Tuesday, May 17, 2011
Why Do Low-Carb?
If you have done much reading about the low-carb lifestyle, you have heard about insulin. Insulin is a hormone secreted by the pancreas after we eat carbohydrate or to a lesser extent when we eat protein. Insulin is important because it binds to the insulin receptor, which is found on the surface of most of the cells in the body. The figure above shows the surface of a cell with a molecule of insulin bound to its receptor.
The insulin receptor is made of four protein subunits. The two beta subunits pass from the exterior through the cell wall and into the interior of the cell. When insulin binds to its receptor, the receptor auto-activates and begins to affect a large number of signaling proteins that reside within the cell. As illustrated on the left side of the drawing, some of these proteins propagate growth signals to the nucleus of the cell. We’ll deal with those later. The proteins shown on the right side of the drawing transmit metabolic signals into the cell. Depending on the type of cell, this signaling cascade can cause the uptake of glucose and amino acids into the cell, the synthesis of glycogen in the cell, the synthesis of protein in the cell, the cessation of lipolysis in the cell and the inhibition of de novo glucose synthesis in the cell.
So far so good. Insulin is such a powerful hormone and it has so many effects that its absence is incompatible with life. However, an excess of insulin is not particularly good either. When too much insulin is present, the metabolic signaling cascade becomes too strong. The cells defend against excessive signaling by degrading some of their insulin receptors and by making fewer receptors to replace the ones that have been destroyed. Some of the intermediate signaling proteins are also downregulated in various ways. The cell is said to have become “insulin resistant.”
Normally insulin resistance is not a problem. As insulin levels fall, the synthesis and/or activation of signaling intermediates resumes and the cell becomes ready for the next onset of insulin release. In native cultures like the Inuit, where carbohydrate intake is low, the levels of blood insulin only rise a modest amount in response to ingested protein. In non-Westernized cultures like the Kitavans of Papua New Guinea, a large amount of carbohydrate is consumed, but it comes in the form of sweet potatoes, cassava, taro and yams. These people have a low fasting insulin that decreases with age.  Kitavans also have low obesity, low diastolic blood pressure, and low-to-no incidence of stroke or ischemic heart disease. If Kitavans can maintain insulin sensitivity and good health while eating a high carbohydrate diet, why should we even consider the challenges of attempting a low-carb diet?
What kinds of carbs?
The answer probably involves the types of carbohydrates we consume rather than the absolute percentage of carbohydrates in our diet. Post-800 AD, the Aztec consumed maize as their most important staple. They were known to suffer from dental problems, obesity and heart disease.[4, Comments] The ancient Egyptians ate bread and porridge made from wheat and used barley to make beer. They suffered from periodontal disease, and atherosclerosis was found in 60% of those who lived past age 40. In Good Calories Bad Calories (pp 89-97), Gary Taubes gives numerous examples of native peoples (Gabonese, South Africans, Native Americans, Melanesians) who did not experience chronic diseases such as obesity, diabetes and heart disease until after well-meaning explorers and settlers, beginning in about the middle of the nineteenth century, brought them large quantities of white flour and sugar.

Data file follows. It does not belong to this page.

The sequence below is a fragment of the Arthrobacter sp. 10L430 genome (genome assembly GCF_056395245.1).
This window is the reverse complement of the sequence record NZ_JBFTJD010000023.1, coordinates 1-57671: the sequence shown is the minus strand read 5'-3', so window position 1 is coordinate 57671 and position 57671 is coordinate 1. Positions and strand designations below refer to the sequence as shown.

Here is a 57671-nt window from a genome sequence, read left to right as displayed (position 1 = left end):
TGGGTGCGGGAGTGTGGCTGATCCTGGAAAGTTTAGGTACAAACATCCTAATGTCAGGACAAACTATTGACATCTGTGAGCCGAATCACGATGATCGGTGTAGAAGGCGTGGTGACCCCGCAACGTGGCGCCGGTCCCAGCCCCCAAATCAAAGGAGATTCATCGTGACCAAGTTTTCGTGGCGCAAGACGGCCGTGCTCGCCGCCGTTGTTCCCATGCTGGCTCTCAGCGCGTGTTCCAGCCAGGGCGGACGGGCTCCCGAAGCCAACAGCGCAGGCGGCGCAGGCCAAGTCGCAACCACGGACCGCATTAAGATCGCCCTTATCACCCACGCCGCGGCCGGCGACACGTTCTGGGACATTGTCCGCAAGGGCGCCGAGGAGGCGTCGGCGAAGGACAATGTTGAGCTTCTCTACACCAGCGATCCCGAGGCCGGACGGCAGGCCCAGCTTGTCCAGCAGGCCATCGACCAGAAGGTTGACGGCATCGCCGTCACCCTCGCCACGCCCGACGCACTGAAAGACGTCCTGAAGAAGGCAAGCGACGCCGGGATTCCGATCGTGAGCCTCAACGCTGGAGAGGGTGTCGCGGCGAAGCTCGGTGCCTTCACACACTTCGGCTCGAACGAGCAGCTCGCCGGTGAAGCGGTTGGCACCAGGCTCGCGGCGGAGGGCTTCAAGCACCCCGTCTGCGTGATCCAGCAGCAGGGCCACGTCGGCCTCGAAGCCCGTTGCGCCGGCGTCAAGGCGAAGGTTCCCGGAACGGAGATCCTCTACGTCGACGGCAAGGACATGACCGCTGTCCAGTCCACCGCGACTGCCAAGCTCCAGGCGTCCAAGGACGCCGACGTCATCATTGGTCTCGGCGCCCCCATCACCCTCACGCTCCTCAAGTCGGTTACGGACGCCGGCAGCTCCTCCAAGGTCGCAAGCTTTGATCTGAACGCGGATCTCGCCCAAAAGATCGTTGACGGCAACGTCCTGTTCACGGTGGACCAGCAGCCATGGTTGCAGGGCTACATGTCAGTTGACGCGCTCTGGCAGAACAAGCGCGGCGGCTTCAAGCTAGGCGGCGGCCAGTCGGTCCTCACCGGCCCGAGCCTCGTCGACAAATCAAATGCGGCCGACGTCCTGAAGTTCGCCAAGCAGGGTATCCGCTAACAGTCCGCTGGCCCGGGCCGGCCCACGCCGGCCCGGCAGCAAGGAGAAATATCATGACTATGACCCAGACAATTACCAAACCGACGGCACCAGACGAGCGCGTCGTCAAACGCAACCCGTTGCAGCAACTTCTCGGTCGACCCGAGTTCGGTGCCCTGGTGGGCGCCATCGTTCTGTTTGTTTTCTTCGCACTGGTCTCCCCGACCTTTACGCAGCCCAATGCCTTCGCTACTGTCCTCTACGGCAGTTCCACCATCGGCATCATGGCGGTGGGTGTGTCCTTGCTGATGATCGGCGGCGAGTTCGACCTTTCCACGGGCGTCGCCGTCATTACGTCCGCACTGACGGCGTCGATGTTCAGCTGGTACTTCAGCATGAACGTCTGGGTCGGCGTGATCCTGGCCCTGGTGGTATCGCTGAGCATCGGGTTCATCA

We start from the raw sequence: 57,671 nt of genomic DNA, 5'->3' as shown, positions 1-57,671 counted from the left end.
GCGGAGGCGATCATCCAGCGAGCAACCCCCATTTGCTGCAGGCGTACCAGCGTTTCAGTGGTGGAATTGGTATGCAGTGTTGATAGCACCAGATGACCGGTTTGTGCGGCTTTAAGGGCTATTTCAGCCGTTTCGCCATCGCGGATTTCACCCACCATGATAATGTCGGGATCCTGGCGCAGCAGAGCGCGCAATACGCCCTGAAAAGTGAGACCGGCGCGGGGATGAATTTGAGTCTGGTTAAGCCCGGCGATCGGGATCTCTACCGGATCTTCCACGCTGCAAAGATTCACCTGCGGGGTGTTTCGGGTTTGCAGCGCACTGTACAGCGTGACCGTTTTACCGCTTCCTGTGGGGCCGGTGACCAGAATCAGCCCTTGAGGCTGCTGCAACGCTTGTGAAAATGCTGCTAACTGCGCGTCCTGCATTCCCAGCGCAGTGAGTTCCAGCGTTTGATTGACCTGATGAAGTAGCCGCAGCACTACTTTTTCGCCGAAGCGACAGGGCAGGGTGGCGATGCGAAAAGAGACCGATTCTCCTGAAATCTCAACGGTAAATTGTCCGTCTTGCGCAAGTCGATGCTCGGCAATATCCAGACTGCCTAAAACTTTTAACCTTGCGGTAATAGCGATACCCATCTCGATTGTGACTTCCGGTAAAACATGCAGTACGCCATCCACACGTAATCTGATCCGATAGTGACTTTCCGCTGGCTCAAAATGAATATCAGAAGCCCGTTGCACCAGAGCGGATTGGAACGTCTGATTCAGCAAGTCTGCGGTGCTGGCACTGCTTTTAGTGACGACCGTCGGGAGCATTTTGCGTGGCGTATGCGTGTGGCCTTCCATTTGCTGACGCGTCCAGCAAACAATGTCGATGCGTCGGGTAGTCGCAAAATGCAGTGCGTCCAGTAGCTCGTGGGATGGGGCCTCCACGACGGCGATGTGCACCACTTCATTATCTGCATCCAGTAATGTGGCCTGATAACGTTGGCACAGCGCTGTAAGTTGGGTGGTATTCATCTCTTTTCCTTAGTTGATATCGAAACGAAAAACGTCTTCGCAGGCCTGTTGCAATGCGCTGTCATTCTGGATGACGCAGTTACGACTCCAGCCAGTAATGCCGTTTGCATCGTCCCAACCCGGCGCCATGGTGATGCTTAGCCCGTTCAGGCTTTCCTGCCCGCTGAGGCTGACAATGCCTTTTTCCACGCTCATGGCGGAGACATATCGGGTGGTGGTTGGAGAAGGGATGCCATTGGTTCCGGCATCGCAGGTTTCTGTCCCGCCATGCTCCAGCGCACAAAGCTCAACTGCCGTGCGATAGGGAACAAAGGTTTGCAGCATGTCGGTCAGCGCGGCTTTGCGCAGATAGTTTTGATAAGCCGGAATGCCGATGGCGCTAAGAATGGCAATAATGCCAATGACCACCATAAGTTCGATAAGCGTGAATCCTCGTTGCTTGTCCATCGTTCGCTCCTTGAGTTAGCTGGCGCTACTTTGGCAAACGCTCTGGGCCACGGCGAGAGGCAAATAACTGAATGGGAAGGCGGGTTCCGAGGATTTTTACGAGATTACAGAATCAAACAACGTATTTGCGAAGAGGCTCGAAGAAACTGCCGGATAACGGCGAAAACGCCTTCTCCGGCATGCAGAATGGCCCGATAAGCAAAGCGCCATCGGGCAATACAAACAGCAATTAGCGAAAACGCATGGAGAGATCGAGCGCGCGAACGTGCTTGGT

Permanent insulin resistance
Although the proof is only inferential, it appears that carbohydrates such as refined grains, beer and sugar may have the ability to cause permanent insulin resistance in susceptible individuals who consume them. The effect is not immediate. For some reason, after years of eating these types of food, some people progressively lose the ability to reset their metabolic insulin response system. Muscle cells require more insulin to take up glucose. Liver cells require more insulin before they will stop making glucose through gluconeogenesis. It becomes harder to shut down lipolysis and it becomes more difficult to maintain muscle mass. On the other hand, the action of insulin as a growth signal is not impaired (see the left side of the figure above). A steady, high level of insulin produces proliferation and migration of vascular smooth muscle cells, and these in turn play an important role in diseases such as hypertension, atherosclerosis and cardiovascular disease.
It appears that once the metabolic insulin signaling system is broken, it cannot be repaired. It can be treated with drugs, or it can be managed by eating foods that minimize the release of insulin. For those who spend their lives eating the types of carbohydrates that indigenous peoples do, insulin is a good and faithful servant. It helps them metabolize and store their food for later use and performs a myriad of functions without causing insulin resistance. But for those who have spent too many years indulging in sugar, high-fructose corn syrup, refined grains, beer and other easily digestible carbohydrates, it may be necessary to switch to a diet that keeps insulin secretion at a minimum, i.e., a diet low in all kinds of carbs, in order to achieve and maintain a healthy lifestyle.